Improving Greek democracy: The Swiss example

DISCLAIMER: All opinions in this column reflect the views of the author(s), not of EURACTIV.COM Ltd.

A model for Greece? Referendum adverts, Geneva. [Qtea/Flickr}]

Switzerland guarantees stable public finances by seeking public approval for every significant piece of finance legislation. Greece could learn from this, writes Guido Cozzi.

Guido Cozzi is Full Professor of Macroeconomics at the University of St. Gallen, Switzerland.

The Greek government’s decision to call its citizens to vote on whether to honour their sovereign debt could not be more disastrous in terms of the economic news. It has already spread panic in the financial and currency markets, even more than a similar, then aborted, referendum proposed by Greek Prime Minister George Papandreou in 2011.

Greece is currently swimming against the tide of enormous capital outflows, with the potential to drag down the euro and stronger currencies such as the Swiss Franc, which is appreciating to levels hard to sustain by Swiss exporters. 

So, is direct democracy necessarily harmful for the economy? An unexpected answer can be found at the very opposite end of the current financial mayhem: in Switzerland, where even municipal public expenditure requires each citizen’s direct approval. The Swiss model of direct democracy has its residents going to the polls approximately four times a year for their approval of even municipal public expenditure. Such direct democracy has given mandate to spending cuts that would elsewhere be politically impossible. For example, in 2013 when the skiing lobby of Grisons Canton – host to St. Moritz and Davos – wished to propose the Canton’s candidacy for the Winter Olympics, it stumbled into an unexpected popular “No”. In a similar vein, in February 2014, the Swiss people voted down the introduction of public kindergardens, instead approving the expansion of national rail infrastructure.    

Swiss direct democracy guarantees stability in public finances by seeking public approval for every significant piece of public finance legislation. This avoids a situation where powerful politicians, elected every four years based on their ideology, could impose expenditures or tax cuts which were not included in their manifesto and passing the inevitable bill to a future administration. In the more pragmatic Alpine country, politicians have very limited power over taxpayer’s money, and voters want to know exactly what they are going to pay for. As a result, the Swiss federation, despite years of stagnation and deflation, has government debt of just 35% of GDP.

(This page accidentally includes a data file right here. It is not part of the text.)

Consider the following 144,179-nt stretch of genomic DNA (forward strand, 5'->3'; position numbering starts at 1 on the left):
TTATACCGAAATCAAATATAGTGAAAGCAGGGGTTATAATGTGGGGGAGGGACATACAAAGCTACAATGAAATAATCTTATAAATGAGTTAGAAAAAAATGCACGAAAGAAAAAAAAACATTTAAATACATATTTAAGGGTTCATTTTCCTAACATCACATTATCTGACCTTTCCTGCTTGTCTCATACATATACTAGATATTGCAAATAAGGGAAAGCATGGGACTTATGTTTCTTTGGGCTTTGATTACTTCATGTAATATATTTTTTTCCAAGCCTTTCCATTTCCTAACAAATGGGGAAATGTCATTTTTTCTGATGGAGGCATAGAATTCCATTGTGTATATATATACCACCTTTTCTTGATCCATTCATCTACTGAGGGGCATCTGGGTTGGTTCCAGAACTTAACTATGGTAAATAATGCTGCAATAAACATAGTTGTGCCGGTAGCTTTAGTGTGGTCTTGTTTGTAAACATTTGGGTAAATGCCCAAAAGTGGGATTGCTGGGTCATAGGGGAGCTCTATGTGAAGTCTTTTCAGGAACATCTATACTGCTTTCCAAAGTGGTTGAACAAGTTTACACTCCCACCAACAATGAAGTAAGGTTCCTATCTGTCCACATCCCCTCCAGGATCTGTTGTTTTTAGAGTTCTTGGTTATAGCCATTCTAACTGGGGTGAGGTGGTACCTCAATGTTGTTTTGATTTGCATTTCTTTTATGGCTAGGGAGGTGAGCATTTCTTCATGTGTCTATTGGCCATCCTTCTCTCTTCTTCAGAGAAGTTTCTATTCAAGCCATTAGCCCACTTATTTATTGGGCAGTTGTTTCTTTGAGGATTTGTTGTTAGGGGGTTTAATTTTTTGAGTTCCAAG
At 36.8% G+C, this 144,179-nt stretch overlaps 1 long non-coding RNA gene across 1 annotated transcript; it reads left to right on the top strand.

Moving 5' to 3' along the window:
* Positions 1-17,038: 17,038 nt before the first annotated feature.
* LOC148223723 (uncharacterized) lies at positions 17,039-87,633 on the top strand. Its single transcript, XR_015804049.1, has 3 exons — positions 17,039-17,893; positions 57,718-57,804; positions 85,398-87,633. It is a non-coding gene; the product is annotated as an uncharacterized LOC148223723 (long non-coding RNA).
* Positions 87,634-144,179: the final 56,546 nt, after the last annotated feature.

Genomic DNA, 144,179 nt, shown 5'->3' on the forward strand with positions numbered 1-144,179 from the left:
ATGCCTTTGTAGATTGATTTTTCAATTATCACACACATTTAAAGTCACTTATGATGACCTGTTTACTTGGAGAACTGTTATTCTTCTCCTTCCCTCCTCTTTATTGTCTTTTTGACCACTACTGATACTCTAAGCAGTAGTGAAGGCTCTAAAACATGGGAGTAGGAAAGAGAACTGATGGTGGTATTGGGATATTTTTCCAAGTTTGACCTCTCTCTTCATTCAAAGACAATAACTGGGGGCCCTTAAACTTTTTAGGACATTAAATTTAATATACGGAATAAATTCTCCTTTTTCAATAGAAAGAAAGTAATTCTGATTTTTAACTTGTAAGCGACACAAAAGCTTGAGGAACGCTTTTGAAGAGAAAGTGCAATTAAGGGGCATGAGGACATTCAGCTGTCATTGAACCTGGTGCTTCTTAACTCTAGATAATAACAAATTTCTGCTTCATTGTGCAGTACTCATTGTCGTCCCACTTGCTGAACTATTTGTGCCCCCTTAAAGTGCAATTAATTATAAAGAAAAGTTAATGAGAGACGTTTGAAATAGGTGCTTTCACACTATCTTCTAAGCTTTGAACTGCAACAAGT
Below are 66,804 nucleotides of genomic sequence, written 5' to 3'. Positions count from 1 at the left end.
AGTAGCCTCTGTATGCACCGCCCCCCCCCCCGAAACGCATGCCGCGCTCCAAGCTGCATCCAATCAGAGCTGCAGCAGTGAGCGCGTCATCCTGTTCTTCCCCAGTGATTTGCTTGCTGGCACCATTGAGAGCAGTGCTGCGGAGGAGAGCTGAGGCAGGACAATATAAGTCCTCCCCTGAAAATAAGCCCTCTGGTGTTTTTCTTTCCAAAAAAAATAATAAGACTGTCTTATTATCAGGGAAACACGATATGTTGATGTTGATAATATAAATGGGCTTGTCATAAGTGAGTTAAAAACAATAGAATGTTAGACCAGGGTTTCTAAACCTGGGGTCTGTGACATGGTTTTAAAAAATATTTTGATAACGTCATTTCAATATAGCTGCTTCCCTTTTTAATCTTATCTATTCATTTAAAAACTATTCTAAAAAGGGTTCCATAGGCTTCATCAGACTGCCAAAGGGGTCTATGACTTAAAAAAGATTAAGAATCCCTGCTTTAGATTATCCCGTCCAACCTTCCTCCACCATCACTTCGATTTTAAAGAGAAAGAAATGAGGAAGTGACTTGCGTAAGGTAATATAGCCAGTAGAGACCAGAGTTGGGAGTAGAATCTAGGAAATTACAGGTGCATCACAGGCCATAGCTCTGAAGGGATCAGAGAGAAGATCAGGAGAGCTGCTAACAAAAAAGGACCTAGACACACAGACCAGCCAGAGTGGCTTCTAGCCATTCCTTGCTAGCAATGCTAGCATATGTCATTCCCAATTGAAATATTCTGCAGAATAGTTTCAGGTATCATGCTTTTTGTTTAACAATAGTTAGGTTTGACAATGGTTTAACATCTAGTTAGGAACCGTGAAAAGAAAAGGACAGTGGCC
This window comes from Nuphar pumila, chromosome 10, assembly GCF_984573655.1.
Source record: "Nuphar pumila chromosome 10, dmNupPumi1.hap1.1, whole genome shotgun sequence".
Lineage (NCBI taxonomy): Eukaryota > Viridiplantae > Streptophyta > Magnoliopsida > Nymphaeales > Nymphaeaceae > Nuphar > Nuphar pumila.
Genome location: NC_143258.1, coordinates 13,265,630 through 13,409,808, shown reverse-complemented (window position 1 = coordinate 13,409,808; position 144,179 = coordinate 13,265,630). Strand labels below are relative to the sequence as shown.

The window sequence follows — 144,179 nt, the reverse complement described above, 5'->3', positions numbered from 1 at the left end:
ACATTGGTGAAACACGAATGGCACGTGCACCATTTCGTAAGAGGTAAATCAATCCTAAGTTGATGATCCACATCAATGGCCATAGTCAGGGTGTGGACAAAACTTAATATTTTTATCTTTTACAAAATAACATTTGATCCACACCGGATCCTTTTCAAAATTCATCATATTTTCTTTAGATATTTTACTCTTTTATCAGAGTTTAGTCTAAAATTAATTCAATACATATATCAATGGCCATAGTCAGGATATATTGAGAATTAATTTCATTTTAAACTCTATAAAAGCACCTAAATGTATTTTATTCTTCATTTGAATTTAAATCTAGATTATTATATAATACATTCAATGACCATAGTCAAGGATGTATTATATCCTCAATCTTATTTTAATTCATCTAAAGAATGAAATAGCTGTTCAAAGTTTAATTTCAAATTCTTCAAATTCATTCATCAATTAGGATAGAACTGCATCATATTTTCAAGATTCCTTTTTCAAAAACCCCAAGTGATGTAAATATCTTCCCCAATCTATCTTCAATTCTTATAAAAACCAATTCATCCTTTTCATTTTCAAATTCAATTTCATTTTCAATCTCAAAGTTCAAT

Contrast this with Greece, whose debt/GDP ratio has exceeded 170% and whose government has not directly consulted its taxpayers on public finance issues – or indeed any legislation since the Republic referendum of 1974. This referendum is not about how much to spend, but whether the government can renege on cumulated sovereign obligations. This simply discredits direct democracy – in the very country that gave birth to the word “Democracy”, originally meaning “rule by the people”.

If Greece really wishes to use direct democracy in a way that does not delegitimise its government, it could emulate another Swiss example. In 2001, the Swiss voted “Yes” in a referendum about a “debt-brake” constitutional clause.

This clause does not require governments to always balance their budgets, but it forces them to do it more reasonably. The clause de facto mandates running a budget surplus during periods of economic growth to finance a deficit during periods of recession – effectively applying a public finance rule advocated by Keynes. Such a referendum would credibly commit this and future governments to stable fiscal management, this is especially beneficial to a politically turbulent country such as Greece.

Expectation is the bloodline of financial markets – such a hardwired guarantee that federal debt can never get out of control would send a reassuring sign to the markets, and would help mitigate an unfortunate yet likely after-default shock.

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